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Mid-round Cornerbacks that should be on the Ravens radar

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Rasul Douglas
Photo by Kyle Jenkins

Cornerback is another premium position in need of reinforcements this offseason. The Baltimore Ravens have two capable starters in Jimmy Smith and Tavon Young. However, Smith has clearly earned the injury-prone label after missing 13 games over the last three seasons. And Young is best utilized in the slot due to his lack of length to matchup on the outside.

Beyond Smith and Young on the Ravens depth chart, Shareece Wright and Kyle Arrington are a pair of veterans who have disappointed and are likely to be released from their contracts this offseason. The other corners currently under contract are Maurice Canady and Robertson Daniel, two unproven young players. Canady showed some flashes in the preseason, yet he may be transitioned to the barren free safety position.

Jerraud Powers was serviceable for the Ravens last season, but he is limited to the slot and is an unrestricted free agent. Chris Lewis-Harris is also unrestricted, while the Ravens have the rights to retain Jumal Rolle and Sheldon Price if they elect to do so. Between Canady, Rolle and Price, all tall corners with man coverage ability, the team should be able to fill out their depth chart with quality fifth and sixth corners.

The corner position is rivaled only by the offensive line as the position group where depth is most crucial. There is a league-wide scarcity of quality corners and lineman, the drop off from starters to backups at these positions is dangerously steep for most teams. Three corners are on the field for more than 60-percent of all snaps these days. Furthermore, a liability at corner can destroy the weekly game plan faster than almost any other position. The Ravens have a bunch of needs this offseason, cornerback is arguably the most essential in terms of safeguarding against another underwhelming season.

With these parameters established, the Ravens should look to add at least two corners to their roster before training camp. Ideally, one corner capable of starting on the outside that would push Young to the slot full-time, and another backup with the size to cover in the red zone when inevitable injuries arise. The Ravens could address the position in free agency, but it is doubtful they will find an effective starter for the ‘right price’ in this hyper inflated market.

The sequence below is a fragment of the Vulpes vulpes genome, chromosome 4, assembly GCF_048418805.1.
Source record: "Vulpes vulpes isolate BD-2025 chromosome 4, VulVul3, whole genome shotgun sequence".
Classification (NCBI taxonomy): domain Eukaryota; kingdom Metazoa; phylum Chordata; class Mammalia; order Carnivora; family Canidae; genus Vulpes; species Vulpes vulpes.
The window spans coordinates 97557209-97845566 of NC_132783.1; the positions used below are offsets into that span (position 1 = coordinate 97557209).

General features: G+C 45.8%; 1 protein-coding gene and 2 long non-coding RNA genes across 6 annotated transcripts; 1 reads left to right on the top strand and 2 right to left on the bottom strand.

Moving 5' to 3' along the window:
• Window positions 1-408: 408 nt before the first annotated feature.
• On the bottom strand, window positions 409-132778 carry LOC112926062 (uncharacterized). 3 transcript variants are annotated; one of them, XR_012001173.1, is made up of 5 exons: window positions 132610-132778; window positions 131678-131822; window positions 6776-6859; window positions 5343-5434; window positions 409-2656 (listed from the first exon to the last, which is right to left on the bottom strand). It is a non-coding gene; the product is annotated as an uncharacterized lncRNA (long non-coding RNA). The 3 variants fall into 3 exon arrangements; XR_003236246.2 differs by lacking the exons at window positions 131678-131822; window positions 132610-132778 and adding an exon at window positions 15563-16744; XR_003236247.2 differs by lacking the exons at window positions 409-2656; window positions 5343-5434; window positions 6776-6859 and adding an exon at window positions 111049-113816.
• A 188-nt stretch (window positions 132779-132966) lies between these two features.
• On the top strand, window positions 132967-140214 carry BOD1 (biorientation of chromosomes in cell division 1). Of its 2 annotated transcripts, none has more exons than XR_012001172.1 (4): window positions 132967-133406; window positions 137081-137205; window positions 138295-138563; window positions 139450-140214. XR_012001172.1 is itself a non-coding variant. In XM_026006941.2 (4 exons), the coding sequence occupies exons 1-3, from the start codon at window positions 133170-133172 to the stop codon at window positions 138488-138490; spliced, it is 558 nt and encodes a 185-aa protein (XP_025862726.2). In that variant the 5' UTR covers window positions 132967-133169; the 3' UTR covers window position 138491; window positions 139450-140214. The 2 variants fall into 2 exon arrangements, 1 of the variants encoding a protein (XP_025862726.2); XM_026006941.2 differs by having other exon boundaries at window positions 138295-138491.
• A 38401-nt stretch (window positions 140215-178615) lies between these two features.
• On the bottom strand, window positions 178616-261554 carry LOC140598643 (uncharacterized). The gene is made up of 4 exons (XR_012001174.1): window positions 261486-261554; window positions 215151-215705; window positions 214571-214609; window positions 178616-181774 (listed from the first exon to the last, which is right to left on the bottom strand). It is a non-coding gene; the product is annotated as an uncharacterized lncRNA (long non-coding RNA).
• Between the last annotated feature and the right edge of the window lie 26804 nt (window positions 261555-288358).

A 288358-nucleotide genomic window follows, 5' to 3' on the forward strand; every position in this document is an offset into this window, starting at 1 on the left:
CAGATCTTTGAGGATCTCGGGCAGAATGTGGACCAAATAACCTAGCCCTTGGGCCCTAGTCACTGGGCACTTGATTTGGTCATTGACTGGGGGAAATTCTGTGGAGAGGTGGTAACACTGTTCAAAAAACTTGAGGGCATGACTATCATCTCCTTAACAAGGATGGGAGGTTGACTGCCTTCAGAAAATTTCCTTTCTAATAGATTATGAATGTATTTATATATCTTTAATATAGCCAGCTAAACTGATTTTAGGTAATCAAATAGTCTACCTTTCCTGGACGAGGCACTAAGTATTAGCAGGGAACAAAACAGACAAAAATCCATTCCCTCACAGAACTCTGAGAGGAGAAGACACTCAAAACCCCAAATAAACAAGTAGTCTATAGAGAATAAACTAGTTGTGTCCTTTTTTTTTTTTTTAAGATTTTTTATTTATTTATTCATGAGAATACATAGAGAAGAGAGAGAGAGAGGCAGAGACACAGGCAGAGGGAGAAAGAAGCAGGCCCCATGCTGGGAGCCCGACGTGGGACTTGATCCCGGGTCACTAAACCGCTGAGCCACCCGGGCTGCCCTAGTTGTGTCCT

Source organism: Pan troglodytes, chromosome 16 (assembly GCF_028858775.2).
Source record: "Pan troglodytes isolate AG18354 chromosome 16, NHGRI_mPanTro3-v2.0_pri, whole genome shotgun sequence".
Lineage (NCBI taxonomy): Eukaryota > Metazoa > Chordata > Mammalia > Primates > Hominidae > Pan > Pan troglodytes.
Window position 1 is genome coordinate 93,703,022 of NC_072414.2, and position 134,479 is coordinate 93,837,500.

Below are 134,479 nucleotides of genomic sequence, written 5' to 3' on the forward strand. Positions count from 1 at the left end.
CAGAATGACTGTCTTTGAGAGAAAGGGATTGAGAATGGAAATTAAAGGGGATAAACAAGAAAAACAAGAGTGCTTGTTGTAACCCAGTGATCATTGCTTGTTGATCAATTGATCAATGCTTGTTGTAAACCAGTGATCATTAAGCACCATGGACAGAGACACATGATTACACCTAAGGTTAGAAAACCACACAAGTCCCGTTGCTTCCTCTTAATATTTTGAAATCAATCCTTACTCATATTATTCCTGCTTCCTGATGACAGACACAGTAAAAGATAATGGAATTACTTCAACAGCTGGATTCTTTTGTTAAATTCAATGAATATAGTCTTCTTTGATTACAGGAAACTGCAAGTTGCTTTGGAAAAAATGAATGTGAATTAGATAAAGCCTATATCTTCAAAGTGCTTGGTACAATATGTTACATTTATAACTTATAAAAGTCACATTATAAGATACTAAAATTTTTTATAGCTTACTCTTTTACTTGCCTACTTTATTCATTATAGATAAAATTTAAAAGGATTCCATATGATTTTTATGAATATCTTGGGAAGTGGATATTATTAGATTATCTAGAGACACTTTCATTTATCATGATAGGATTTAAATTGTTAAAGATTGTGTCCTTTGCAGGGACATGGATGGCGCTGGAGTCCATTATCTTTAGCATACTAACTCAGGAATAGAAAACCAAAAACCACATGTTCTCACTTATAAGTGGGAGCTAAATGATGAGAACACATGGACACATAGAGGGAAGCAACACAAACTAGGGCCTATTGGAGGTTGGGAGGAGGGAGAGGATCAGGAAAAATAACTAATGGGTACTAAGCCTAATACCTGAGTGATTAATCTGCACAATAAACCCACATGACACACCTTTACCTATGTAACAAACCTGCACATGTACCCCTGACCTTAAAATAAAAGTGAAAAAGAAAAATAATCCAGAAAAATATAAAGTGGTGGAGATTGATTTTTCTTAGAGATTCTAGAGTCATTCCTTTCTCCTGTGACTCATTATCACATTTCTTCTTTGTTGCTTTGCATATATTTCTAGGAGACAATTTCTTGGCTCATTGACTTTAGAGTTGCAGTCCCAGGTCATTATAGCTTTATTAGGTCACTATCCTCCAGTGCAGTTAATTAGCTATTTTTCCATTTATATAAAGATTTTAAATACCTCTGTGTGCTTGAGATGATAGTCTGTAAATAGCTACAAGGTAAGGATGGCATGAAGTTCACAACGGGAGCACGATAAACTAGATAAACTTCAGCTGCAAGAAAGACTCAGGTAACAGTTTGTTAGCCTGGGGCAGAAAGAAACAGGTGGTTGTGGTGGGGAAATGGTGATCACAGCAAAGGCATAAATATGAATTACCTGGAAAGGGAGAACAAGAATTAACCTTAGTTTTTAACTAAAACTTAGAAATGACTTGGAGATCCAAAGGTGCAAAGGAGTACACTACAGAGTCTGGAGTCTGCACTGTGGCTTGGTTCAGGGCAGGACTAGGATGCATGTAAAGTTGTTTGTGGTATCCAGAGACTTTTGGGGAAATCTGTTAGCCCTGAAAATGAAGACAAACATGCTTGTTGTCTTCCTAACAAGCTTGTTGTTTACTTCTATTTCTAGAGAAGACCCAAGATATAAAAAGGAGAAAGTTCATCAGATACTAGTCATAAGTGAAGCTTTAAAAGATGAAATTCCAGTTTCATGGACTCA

Fortunately, the 2017 NFL draft class features perhaps the best crop of corners ever collected in the same draft. The Ravens will probably draft a cornerback with one of their first two selections, depending on how the draft board shakes out. Sidney Jones, Teez Tabor, Marlon Humphrey or Quincy Wilson could be the pick at #16 overall. Tre’Davious White, Cordrea Tankersley, Gareon Conley and Adoree’ Jackson appear to be excellent options for the Ravens second round pick, if the certain run on corners is delayed long enough to make one of them available at #47 overall. Each of these cornerback prospects possess the size, athleticism and skills to start as rookies across from Jimmy Smith.

The third, fourth and fifth rounds are where the possibilities become interesting. This cornerback class boasts not only outstanding early round prospects, but several intriguing mid-round corners who would probably be drafted earlier in other years. Here are five players with mid-round projections who should be on the Ravens radar to fill the critical fourth cornerback role:

  • Rasul Douglas, West Virginia

Prototypical size with great instincts in zone coverage and the ability to contest jump balls. Douglas is a playmaker with questionable make-up speed and agility to cover quick receivers.

  • Fabian Moreau, UCLA

Physical specimen with quick twitch athleticism, strength and lateral fluidity. Moreau is still a bit raw after a position change in college and his ball skills need development.

  • Chidobe Awuzie, Colorado

Experienced player brings polished technique, quick feet and the ability to mirror receivers. Awuzie plays smaller than his listed size, lacks physicality against the run and may not possess the required deep speed.

  • Kevin King, Washington

Instinctive with rare height and a great understanding of leverage in coverage. King is another corner who has questions about his long speed and may have benefitted from playing beside two elite prospects in the Huskies secondary.

  • Channing Stribling, Michigan

Long press man corner who excels in trail technique and is a strong tackler. Stribling has the traits of a ballhawk but his lack of quickness should make him available on Day 3.